Home News Political Hostage Honoured

Political Hostage Honoured

by Archives September 29, 2009

A former Colombian presidential candidate, who spent years as a hostage in the Colombian jungle, was honoured in Montreal for her efforts in fighting corruption. Ingrid Betancourt spoke to a crowd of mostly university students, Saturday during a ceremony where she was presented an honorary doctorate from Université de Montréal. She was captured in February 2002 by the Revolutionary Armed Forces of Colombia, a Marxist rebel group considered to be a terrorist organization by Canada. She was finally freed by a Colombian military operation in July 2008, almost 6 and a half years later.
Despite her ordeal, Betancourt spoke compassionately about several of her captors, some of whom were as young as 13 years old. “99 per cent of the time they were there because they had no other choice,” she said. “They are at the mercy of powers that abuse them. So they become part of the system.”
She asked the audience to consider this: “They didn’t have a chance to get your education. I know those boys and girls would love to be here with you.”
Betancourt was captured during her 2002 presidential run, while campaigning in the small Colombian village of St-Vicente. She was denied a military escort to the area, which she said she thought was a deliberate attempt by government rivals to stifle her movements. She referenced this when she was asked what lessons students could draw from her ordeal.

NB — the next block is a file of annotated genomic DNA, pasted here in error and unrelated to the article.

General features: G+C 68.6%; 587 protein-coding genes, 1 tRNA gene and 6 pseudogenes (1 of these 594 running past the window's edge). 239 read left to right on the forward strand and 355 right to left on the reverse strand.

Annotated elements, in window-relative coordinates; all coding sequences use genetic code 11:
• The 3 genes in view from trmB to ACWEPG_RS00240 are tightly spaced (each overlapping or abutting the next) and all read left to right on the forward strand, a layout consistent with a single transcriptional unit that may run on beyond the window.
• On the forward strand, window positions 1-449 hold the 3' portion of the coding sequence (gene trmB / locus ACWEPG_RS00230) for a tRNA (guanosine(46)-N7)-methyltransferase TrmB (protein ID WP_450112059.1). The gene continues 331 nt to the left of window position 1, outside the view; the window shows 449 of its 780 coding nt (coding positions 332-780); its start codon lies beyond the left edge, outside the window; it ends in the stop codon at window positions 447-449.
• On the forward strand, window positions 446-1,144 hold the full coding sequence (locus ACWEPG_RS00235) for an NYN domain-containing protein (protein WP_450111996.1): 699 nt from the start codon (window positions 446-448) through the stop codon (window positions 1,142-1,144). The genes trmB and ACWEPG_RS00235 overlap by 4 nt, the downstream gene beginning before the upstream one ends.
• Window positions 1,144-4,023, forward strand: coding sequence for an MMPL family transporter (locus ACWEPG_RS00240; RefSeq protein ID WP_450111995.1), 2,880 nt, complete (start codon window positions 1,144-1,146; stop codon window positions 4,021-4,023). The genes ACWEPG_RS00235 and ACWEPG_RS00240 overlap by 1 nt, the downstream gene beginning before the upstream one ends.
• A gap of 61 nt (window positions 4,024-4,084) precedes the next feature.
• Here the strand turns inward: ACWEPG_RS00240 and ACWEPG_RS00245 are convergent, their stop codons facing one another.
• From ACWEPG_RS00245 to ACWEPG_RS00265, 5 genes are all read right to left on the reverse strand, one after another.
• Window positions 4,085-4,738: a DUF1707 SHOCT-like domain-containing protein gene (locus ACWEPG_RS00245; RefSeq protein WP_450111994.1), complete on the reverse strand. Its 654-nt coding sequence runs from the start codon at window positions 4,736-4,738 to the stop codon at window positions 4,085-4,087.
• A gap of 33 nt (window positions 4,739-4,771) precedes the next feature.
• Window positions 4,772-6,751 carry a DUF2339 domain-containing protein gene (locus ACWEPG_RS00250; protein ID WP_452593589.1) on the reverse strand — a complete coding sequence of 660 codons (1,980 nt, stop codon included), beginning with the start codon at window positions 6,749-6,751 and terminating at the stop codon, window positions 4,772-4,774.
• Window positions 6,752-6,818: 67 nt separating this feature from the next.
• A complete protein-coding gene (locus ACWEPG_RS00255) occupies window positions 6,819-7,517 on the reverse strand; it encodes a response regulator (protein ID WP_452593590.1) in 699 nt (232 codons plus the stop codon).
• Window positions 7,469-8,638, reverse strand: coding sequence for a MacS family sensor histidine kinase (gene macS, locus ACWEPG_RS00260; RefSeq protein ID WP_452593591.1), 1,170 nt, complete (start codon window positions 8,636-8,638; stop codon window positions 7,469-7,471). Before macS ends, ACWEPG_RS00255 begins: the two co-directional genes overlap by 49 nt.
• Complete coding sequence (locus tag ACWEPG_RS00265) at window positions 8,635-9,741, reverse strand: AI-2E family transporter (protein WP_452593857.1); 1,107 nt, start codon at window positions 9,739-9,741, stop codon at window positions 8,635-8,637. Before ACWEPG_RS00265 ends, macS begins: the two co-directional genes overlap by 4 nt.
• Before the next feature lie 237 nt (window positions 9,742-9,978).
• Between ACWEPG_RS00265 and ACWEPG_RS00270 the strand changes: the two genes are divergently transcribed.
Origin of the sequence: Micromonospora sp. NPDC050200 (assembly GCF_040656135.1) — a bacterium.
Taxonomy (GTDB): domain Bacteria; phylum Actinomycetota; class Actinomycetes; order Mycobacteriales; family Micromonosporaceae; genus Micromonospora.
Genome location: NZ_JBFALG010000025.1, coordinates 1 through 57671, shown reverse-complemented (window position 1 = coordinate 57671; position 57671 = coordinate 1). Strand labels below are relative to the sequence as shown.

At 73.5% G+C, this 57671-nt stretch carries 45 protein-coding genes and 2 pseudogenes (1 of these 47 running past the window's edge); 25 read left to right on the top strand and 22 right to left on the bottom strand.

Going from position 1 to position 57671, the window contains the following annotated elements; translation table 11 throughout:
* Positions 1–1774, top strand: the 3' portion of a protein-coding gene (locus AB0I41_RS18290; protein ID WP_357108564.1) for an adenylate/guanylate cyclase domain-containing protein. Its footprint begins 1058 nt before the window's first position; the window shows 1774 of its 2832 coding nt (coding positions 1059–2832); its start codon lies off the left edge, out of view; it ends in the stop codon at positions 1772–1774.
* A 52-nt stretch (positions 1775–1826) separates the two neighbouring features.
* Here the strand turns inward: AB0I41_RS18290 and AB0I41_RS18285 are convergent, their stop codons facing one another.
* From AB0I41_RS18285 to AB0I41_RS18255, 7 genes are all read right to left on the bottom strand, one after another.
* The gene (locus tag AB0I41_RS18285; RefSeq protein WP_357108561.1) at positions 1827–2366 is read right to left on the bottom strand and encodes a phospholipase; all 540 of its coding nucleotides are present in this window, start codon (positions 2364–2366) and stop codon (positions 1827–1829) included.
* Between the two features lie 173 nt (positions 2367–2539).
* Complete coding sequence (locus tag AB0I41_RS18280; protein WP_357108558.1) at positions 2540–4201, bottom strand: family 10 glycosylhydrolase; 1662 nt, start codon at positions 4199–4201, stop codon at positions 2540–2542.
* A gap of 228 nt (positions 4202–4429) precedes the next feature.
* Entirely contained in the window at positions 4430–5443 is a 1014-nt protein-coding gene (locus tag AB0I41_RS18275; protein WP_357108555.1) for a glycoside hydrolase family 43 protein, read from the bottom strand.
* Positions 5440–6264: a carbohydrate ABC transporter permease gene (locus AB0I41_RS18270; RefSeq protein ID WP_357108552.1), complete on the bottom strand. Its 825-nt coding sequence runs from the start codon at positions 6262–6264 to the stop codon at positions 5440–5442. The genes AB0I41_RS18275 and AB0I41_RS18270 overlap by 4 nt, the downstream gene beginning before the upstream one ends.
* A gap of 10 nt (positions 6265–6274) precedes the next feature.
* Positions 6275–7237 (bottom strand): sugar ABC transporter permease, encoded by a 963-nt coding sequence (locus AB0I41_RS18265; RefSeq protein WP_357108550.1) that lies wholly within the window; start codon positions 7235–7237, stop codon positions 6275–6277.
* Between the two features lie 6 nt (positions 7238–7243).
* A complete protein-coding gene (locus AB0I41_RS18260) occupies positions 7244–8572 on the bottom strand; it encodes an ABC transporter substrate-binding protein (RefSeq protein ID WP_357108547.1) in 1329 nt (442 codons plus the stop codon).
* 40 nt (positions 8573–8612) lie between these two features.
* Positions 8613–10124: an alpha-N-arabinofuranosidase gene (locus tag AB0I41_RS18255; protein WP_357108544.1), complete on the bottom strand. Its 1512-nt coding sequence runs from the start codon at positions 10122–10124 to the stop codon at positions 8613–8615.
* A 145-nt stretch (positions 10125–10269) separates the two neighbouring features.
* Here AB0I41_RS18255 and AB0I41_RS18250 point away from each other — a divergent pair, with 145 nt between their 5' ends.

“What to do? Do I go to St-Vicente and speak? I then run the risk of being taken. I told myself I would never be taken hostage. But if I didn’t go, I would have accepted [the government’s] limitations. The decision I took cost me greatly. It cost me six years of horror. But if I had turned back, I don’t know how I would have felt today. What I want to say to the youth here today, is that when you have the choice, always choose the path of principle.”
Since her release, Betancourt has won accolades from around the world for her humanitarian efforts. On Wednesday, she was given Quebec’s Medal of Honour from the National Assembly. While she is still best known for her efforts within Colombia, Saturday she spoke on an international scale about combating terrorism.
“We have to appeal to the human side of the terrorists. We cannot be tolerant of their attacks or their cruelty,” Betancourt said. “But I believe refusing dialogue with terrorists is a mistake. I want to respond with love and friendship.”

Related Articles

Leave a Comment